The Strange Way People In Ancient Rome And Greece Tried To Get Back At Their Enemies

When it comes to ancient cultures, few had the number of enemies that the Ancient Greeks and Romans had. As some of the largest and most widespread western empires for the majority of recorded history, it doesn't come as much surprise. The Romans marched their way across Europe to expand their territory. Different Greek states have warred into Asia when they weren't fighting for centuries among themselves. And, when you're constantly waging war, people don't like you very much.

With a multitude of enemies and no television to distract themselves, the Ancient Romans and Greeks had ample reason to invent interesting, creative, and sometimes impractical ways of getting back at all of the opposition they created for themselves. It didn't matter if these enemies were at home or abroad. These folks wanted revenge, no matter how petty. Some might say they could've used a bit of distraction, but much of their distraction (think gladiator fights) was competitive or a form of punishment against — you guessed it — their enemies. From curses to enslavement to the downright weird, the Ancient Greco-Romans had it all. And, one of these revenge methods was certainly as strange as they come: using the enemies' names as toilet paper.

Well, we shouldn't say toilet paper exactly. Anthropologists currently believe that Ancient Roman and Greek folk probably didn't take down forests to make a rough, olden-day single ply.

It was less than respectful

Just like us, they liked to clean themselves after using a toilet, but unlike us, they liked to re-use the utensil in question — or so one of the primary theories on the subject states, according to Italy Magazine. Anthropologists have been finding flat stones and terracotta disks that they believe were used to scrape Greco-Roman bottoms clean after a bowel movement. To most of us, this might sound as esoteric as the three seashells from the 1993 Sylvester Stallone film Demolition Man. It doesn't sound like the most sanitary personal hygiene product in the world, but at least they were saving trees for more productive things like the spears and chariots they used to take over the majority of the known world at the time.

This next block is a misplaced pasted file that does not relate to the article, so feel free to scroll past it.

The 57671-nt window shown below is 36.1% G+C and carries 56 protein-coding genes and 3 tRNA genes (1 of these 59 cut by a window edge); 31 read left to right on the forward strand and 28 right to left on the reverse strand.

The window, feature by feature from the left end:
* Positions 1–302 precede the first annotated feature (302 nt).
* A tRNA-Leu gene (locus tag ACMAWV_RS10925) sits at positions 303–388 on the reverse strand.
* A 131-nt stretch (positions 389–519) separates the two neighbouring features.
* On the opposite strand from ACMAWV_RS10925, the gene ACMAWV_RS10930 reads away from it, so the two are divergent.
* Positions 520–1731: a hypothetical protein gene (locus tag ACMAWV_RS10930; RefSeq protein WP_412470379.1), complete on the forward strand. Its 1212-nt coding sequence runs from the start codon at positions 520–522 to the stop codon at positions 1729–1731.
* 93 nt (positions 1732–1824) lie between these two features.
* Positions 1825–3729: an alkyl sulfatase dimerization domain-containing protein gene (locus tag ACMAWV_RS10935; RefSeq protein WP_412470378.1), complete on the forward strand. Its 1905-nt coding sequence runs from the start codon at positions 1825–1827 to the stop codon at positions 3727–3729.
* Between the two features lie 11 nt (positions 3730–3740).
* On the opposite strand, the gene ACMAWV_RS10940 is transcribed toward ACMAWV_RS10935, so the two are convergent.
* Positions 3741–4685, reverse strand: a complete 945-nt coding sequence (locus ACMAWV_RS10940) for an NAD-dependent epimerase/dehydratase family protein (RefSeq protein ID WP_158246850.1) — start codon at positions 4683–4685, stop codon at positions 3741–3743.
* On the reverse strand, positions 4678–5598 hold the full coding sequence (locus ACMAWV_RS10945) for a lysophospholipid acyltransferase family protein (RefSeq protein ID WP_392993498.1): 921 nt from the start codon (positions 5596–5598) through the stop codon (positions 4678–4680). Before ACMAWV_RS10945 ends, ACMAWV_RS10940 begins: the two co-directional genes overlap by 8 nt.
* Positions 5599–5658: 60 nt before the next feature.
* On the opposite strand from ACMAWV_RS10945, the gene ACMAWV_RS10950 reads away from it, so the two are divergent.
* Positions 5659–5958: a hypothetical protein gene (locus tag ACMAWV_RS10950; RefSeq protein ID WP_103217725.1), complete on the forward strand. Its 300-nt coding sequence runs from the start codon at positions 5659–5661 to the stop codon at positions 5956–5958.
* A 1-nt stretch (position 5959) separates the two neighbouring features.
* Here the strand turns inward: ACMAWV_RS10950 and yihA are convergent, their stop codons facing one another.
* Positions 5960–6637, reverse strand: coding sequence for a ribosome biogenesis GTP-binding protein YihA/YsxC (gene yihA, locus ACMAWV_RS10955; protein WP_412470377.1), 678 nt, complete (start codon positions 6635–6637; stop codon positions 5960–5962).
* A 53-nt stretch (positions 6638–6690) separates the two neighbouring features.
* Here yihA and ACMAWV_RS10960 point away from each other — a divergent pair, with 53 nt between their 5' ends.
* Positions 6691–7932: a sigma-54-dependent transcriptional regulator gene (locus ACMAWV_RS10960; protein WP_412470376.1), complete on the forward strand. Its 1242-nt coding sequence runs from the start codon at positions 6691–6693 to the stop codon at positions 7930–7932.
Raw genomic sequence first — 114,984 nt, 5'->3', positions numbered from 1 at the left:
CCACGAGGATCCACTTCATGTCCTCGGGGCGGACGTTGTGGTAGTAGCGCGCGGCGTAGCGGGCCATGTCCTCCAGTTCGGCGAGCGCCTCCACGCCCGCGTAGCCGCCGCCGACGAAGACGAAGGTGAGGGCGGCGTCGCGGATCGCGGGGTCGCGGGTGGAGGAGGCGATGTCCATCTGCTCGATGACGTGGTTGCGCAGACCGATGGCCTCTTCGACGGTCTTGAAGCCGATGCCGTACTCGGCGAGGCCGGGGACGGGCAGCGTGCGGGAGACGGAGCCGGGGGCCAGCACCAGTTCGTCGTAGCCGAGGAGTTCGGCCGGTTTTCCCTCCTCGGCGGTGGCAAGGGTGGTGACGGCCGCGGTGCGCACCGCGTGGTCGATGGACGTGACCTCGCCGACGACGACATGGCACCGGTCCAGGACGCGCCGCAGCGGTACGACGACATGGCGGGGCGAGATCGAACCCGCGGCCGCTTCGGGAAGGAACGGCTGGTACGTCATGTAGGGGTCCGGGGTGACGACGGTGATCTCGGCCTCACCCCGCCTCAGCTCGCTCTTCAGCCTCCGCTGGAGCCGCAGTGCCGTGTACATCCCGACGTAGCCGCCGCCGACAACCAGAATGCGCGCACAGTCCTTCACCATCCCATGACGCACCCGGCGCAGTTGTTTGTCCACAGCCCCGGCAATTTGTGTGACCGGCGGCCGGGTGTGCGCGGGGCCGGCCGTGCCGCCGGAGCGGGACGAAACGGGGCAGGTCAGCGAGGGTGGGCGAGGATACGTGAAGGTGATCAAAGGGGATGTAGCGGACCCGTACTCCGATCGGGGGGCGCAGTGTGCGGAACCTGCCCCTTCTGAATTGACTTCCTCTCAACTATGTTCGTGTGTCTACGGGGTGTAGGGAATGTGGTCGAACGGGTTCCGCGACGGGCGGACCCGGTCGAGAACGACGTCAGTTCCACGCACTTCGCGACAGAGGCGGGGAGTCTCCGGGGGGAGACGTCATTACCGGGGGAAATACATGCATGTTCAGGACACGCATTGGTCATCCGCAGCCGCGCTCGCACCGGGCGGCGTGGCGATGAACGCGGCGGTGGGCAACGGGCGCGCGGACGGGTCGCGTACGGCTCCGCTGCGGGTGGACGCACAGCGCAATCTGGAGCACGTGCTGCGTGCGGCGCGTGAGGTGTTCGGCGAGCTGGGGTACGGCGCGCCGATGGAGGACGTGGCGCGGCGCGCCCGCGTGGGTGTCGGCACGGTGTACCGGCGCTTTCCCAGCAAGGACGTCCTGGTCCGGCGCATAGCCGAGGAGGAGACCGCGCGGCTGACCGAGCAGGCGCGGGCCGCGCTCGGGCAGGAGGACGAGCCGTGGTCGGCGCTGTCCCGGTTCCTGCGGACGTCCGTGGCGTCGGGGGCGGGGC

These stones, which are officially called pessoi, also served another important function: giving their enemies the figurative middle-finger. Masses would gather periodically in the Ancient Greco-Roman world to cast unwanted jerks out their communities, and they did this by writing names on fragments of ceramics, known as ostraca, and casting votes. It's believed, according to Scientific American, that these ostraca would later be used as pessoi. Basically, they'd risk serious anal damage from these potentially sharp shards just for the chance to wipe themselves with their enemies' names in an act that can only be described as "metal."